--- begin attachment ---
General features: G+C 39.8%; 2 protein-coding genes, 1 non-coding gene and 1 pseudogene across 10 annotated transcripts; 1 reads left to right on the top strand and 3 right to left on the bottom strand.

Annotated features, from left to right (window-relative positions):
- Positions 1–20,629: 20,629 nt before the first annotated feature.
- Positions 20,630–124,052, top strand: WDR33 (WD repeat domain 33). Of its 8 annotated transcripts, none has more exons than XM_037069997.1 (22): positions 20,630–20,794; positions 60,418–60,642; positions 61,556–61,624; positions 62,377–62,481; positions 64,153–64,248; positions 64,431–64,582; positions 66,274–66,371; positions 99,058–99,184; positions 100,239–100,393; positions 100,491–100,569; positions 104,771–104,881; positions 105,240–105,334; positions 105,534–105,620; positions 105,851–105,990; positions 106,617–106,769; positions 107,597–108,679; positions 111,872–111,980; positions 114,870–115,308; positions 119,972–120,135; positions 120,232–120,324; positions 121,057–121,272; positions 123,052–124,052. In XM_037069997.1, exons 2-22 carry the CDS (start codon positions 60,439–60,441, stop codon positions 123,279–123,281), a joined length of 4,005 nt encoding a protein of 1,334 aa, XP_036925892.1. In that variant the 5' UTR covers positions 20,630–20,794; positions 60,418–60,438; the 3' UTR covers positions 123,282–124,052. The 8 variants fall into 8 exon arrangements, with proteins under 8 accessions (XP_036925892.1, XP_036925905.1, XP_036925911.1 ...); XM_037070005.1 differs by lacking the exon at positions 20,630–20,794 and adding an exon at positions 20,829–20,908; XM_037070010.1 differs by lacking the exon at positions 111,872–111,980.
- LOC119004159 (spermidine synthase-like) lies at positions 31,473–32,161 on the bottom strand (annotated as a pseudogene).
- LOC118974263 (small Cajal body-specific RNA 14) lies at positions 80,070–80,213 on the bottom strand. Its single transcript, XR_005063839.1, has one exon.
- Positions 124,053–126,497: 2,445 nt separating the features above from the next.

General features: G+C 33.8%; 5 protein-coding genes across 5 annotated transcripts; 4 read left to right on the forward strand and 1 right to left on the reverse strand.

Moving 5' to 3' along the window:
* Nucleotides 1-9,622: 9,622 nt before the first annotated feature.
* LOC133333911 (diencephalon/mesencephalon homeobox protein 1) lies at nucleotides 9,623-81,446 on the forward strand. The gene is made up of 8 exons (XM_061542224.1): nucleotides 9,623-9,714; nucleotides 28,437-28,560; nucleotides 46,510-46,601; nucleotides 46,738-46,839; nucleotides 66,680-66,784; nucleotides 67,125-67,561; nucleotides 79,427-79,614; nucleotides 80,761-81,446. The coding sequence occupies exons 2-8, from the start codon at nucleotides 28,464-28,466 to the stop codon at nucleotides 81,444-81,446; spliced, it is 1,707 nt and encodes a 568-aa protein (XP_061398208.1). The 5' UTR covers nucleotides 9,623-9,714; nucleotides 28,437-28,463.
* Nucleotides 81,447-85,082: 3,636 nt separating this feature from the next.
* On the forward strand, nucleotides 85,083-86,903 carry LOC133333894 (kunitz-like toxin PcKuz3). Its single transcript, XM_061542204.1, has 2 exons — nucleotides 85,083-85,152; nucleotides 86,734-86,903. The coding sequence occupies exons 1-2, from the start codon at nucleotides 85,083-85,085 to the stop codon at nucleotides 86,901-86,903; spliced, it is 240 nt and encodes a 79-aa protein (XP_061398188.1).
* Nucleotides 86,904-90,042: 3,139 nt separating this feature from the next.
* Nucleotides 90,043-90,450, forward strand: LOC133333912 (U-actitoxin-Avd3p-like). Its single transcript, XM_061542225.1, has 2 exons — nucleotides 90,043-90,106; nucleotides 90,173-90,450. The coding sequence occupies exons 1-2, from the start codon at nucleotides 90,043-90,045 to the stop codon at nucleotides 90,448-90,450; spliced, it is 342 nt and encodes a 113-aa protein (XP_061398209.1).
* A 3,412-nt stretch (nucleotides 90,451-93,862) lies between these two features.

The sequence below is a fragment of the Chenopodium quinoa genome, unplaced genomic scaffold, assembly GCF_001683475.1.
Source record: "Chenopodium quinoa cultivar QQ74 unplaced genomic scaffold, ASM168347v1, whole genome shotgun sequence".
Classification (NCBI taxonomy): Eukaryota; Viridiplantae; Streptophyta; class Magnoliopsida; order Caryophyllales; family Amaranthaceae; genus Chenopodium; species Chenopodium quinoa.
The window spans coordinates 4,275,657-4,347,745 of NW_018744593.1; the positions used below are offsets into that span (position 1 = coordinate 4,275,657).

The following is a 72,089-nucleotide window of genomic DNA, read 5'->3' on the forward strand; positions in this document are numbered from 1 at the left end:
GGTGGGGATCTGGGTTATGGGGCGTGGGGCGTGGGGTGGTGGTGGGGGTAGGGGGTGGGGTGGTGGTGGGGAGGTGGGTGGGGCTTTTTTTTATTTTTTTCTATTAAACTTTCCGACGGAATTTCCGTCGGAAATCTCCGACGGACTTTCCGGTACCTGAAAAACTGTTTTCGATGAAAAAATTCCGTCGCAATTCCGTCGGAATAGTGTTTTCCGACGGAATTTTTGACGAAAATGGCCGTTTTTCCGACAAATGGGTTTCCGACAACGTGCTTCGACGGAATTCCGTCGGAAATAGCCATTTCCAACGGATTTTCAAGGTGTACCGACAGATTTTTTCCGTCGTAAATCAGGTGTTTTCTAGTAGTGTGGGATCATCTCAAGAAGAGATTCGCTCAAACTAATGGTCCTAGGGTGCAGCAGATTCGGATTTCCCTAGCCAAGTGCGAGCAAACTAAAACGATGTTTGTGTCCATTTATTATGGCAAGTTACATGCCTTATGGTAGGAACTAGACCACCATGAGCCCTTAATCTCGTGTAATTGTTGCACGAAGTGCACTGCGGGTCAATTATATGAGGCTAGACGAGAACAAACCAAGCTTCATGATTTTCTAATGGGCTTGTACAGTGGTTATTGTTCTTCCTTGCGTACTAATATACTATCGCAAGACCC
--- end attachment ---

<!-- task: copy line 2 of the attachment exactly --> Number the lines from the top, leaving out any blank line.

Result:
Annotated features, from left to right (window-relative positions):